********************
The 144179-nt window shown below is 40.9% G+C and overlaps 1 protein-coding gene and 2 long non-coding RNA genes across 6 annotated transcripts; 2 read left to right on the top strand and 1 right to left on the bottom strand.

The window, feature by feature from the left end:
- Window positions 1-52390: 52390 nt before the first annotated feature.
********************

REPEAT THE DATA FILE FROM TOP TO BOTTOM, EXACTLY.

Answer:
The 144179-nt window shown below is 40.9% G+C and overlaps 1 protein-coding gene and 2 long non-coding RNA genes across 6 annotated transcripts; 2 read left to right on the top strand and 1 right to left on the bottom strand.

The window, feature by feature from the left end:
- Window positions 1-52390: 52390 nt before the first annotated feature.